“When I asked for a discount, they said it was no longer available. I initially hoped to travel with two people if the discount applied. Now I have to reconsider,” she said.

Prompted by her response, I stepped up to the receptionist sitting at the desk. I had noticed about four people in the reception when I entered. However, I met only one of them by the time I stepped up to the place.

After I exchanged pleasantries, I asked the lady receptionist if I could book a bus ticket to Ibadan against December 28. She told me that the buses did not ply the Ibadan route. I asked her if I could buy an Enugu ticket for the same day. She responded in the affirmative. Her response to my follow-up question about the palliative corroborated the claim of the woman I met earlier.

“No, the palliative thing does not apply,” she responded. When I probed her further, she told me that the palliative was on hold at the time.

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As I was speaking with the lady receptionist, two of her colleagues emerged from one of the rooms leading to the lobby. She directed the same question about the palliative at them, and the man among them responded.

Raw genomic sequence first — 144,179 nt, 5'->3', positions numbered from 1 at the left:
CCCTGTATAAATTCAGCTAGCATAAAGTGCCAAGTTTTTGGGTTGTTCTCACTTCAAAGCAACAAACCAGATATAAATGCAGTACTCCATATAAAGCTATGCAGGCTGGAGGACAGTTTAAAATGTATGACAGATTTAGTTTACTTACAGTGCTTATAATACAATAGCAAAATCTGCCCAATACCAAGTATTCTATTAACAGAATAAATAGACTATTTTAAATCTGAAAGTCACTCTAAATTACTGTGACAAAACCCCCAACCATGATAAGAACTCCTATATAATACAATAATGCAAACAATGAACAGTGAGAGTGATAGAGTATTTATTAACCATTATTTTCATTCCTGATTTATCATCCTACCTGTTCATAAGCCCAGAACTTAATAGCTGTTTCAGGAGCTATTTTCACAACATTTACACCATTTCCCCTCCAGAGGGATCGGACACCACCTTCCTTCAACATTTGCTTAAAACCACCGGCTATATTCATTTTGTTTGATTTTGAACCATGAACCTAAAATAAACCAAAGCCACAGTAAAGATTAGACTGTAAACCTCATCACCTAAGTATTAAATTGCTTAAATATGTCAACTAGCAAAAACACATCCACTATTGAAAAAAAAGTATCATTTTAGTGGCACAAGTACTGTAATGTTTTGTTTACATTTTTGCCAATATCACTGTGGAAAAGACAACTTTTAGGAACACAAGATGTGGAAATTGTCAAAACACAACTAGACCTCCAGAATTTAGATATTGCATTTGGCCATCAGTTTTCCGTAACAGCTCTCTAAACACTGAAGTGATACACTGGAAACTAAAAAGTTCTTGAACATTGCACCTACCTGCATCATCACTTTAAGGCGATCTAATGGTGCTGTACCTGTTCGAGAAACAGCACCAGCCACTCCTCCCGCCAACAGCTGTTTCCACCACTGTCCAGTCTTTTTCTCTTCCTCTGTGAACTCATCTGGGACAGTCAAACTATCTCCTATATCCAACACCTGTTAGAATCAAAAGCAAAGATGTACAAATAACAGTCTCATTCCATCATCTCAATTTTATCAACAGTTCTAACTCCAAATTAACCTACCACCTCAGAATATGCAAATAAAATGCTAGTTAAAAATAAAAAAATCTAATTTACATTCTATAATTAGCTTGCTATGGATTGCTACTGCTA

“The palliative is currently not working. For now, you’ll pay the full cost of your ticket,” he said.

I probed them further to find out why the discount was on hold, but this did not yield any other response. I tried to follow up with GIGM through their official line of communication. Between December 26 and December 28, I dialled the number repeatedly. Each time I requested to be connected to a staff member for inquiries, the line went blank.


It was a little difficult to locate Young Shall Grow. The office building was somewhat obscure compared to the rest. I eventually located it behind a long line of buses.

I entered the lobby through an entrance tiled in green and found a few people sitting, waiting for their buses to be filled up. As I did at GIGM, I asked the receptionist, a dark middle-aged woman, whether I could book bus tickets for December 30 to Port Harcourt.

“You cannot book a ticket before the day. You have to come on that day to book your ticket,” she responded. I followed up with questions about the 50 percent discount. The response I got confused me.

The receptionist told me I had to ask at their other offices. She explained that the palliative does not apply at the Jibowu office. Meanwhile, I checked before I entered the building. Young Shall Grow has more than 26 Lagos offices, according to the company’s websites.

I asked the receptionist again to be sure I heard what she said. She repeated herself and told me to find other offices where the palliative applied. I left the office building more confused than when I entered.